Silver also looks strong in 2009. In January, when it was still under $11.50 an ounce, we told you to expect a rebound into the $12.50 to $14.50 range, and that's precisely what happened. Following the surge over trend lines to $14.50, normal profit-taking pulled the price lower. Support is firming at $12.50 and upside resistance remains at $14.50. In the current environment silver remains the most undervalued of the traditional precious metals. Continue to accumulate silver under $14.50 through the spring, and buy on weakness. A breach of $15.00 will put it in major break-out mode and $16.50 should be easily attained thereafter.
Platinum has been grinding higher since bottoming at just under $800 an ounce last November and December. Its trend lines since then are firmly in place. Through February and March, clear support has developed at $1,040. Because platinum has been so volatile since last summer, and because its price is driven by a combination of investment, jewelry, and industrial demand, predicting its course in the current environment is very difficult. Jewelry and industrial uses are likely to be curtailed in 2009, so where near-term and mid-term upside resistance lies is really anyone’s guess. We continue to shun platinum in favor of silver and gold, and to a lesser degree, palladium.
Palladium is lagging gold, silver and platinum. While an upward channel is apparent, it is very shallow. Deeper support is now developing at $195 and major upside resistance remains at $225. Until it can move over $225, it will remain in the bottoming channel begun last November. Whereas gold and silver have monetary value in addition to their industrial uses as commodities, and platinum is popular in jewelry, palladium remains primarily a commodity—a cheaper if less flexible alternative to platinum. Widely used in catalytic converters, it's suffering now along with the automobile industry, so we see little reason for it to make a strong move to the upside in the near term. We continue to favor gold and silver.
Bullion and U.S. gold coins in high demand
Modern bullion coins have been selling so briskly that the U.S. Mint cannot keep up with demand for its very popular 1-ounce American gold eagle and American silver eagle coins. While silver eagles are available for slightly delayed delivery, gold eagle supplies have been very problematic of late. The rush of demand in February created a backlog of buyers, and the U.S. Mint has been allocating far fewer coins than normal to its seven international distributors. Weeks go by when we're unable to procure any at all.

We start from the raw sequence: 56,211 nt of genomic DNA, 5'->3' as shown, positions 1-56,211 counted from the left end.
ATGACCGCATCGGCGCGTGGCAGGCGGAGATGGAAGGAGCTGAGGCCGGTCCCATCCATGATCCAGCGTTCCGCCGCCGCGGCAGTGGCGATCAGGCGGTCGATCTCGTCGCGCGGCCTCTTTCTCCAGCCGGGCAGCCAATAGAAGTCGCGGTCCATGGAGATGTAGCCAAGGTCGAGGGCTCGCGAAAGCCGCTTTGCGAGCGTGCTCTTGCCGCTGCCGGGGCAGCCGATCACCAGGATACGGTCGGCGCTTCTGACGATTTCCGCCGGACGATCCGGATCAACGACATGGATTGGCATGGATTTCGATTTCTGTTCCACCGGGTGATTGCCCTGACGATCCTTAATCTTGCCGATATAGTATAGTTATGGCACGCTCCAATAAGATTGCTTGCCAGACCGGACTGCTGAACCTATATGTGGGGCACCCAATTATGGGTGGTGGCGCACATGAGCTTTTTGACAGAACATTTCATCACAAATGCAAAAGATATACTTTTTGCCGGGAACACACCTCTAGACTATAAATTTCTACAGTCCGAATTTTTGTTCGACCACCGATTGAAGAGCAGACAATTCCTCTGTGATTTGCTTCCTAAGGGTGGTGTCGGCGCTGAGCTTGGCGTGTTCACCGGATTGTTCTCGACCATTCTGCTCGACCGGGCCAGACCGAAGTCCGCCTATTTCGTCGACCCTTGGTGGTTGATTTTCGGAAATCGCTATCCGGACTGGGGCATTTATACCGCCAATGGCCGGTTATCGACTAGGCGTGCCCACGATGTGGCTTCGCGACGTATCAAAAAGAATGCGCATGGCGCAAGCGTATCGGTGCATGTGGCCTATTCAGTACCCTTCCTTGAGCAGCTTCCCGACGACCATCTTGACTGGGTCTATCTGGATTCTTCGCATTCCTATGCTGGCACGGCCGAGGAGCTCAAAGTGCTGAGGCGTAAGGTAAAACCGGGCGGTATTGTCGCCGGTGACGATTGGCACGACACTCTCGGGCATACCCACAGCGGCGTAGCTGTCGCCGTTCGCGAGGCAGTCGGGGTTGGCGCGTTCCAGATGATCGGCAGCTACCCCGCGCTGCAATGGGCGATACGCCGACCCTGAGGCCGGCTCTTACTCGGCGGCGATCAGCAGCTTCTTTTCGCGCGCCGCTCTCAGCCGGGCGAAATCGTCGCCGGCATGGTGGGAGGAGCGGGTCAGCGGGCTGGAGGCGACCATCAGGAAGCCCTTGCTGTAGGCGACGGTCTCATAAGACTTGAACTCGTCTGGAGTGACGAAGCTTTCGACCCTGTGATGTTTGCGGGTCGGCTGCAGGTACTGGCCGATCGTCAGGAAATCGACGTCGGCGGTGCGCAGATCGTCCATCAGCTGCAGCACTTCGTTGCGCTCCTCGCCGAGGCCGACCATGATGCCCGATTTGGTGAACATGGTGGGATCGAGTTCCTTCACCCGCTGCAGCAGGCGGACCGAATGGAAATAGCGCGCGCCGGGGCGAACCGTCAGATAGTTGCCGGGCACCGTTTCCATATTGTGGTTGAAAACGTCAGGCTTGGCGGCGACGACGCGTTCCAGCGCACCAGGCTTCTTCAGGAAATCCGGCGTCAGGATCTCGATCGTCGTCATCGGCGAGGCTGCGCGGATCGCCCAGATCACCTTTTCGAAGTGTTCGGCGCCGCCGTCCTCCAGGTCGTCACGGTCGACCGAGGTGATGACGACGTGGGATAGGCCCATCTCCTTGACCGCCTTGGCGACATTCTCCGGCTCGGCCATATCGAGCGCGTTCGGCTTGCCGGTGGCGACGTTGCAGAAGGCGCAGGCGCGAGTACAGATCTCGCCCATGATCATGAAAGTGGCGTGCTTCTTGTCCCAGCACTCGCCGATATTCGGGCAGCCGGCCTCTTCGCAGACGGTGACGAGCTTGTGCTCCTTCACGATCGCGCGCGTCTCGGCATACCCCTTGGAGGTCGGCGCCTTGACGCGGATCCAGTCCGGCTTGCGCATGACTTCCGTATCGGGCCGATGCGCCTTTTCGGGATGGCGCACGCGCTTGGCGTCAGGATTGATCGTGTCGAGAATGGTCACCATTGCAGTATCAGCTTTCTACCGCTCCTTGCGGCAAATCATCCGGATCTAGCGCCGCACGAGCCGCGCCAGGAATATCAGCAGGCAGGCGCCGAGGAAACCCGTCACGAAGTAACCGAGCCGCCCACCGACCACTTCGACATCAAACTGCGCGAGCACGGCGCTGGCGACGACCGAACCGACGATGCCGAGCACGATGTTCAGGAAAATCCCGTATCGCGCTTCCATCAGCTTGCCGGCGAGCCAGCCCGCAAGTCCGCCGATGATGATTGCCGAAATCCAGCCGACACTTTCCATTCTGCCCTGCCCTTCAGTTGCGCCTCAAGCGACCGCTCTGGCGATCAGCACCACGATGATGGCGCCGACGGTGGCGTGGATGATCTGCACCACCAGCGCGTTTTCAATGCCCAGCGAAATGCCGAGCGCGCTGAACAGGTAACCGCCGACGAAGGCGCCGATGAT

The Canadian and Austrian Mints have been able to produce enough 1-ounce gold maple leafs and gold philharmonics, respectively, to keep up with existing demand. In fact, premiums for these coins have actually decreased slightly in the past month as supplies have increased, and we are, of course, passing these savings on to our customers. We've been able to offer tenth- and quarter-ounce gold maple leafs during the past month at slightly higher than normal premiums. These are the only fractional modern gold bullion pieces available at this time.
Fortunately for our bulk silver investors, we've been able to maintain a steady supply of U.S. 90% silver “junk" bags, and we’ve even had some 100-ounce and 10-ounce silver bars come our way. We also intermittently source high-quality, privately minted .999 fine 1-ounce silver rounds, which we highly recommend. Physical platinum and palladium remain virtually non-existent in the national market except for 1-ounce Suisse credit bar that occasional come available at modest premiums.
Demand for pre-1933 U.S. gold coins has also been very strong across the board in all sizes and states of preservation, from raw circulated coins to certified, gem-quality Mint State 65. Many investors are buying U.S. common date gold coins in bulk, especially $20 Liberty coins in AU and $10 Liberty coins in AU. We highly recommend these slightly circulated, uncertified U.S. gold coins as a better alternative to modern bullion. They offer all of the advantages of bullion plus genuine scarcity, increased profit potential, and complete privacy, making them a smart buy for bulk gold investors. Please keep in mind that availability of these extremely popular coins changes on a daily basis, so be sure to call one of our knowledgeable account managers at 1-800-613-9323 if you have any questions or wish to place an order.
Outstanding values are currently available in some of the certified, mid-quality Mint State U.S. gold coins. We just reintroduced our extremely popular Power Pair #2, which combines one $10 Liberty MS63 and one $10 Indian MS63 for a potent low-cost investment. This combo offers far greater scarcity than the AU coins mentioned above yet the premiums remain quite low in the current market. Greater scarcity can mean accelerated profits during periods of peak gold demand.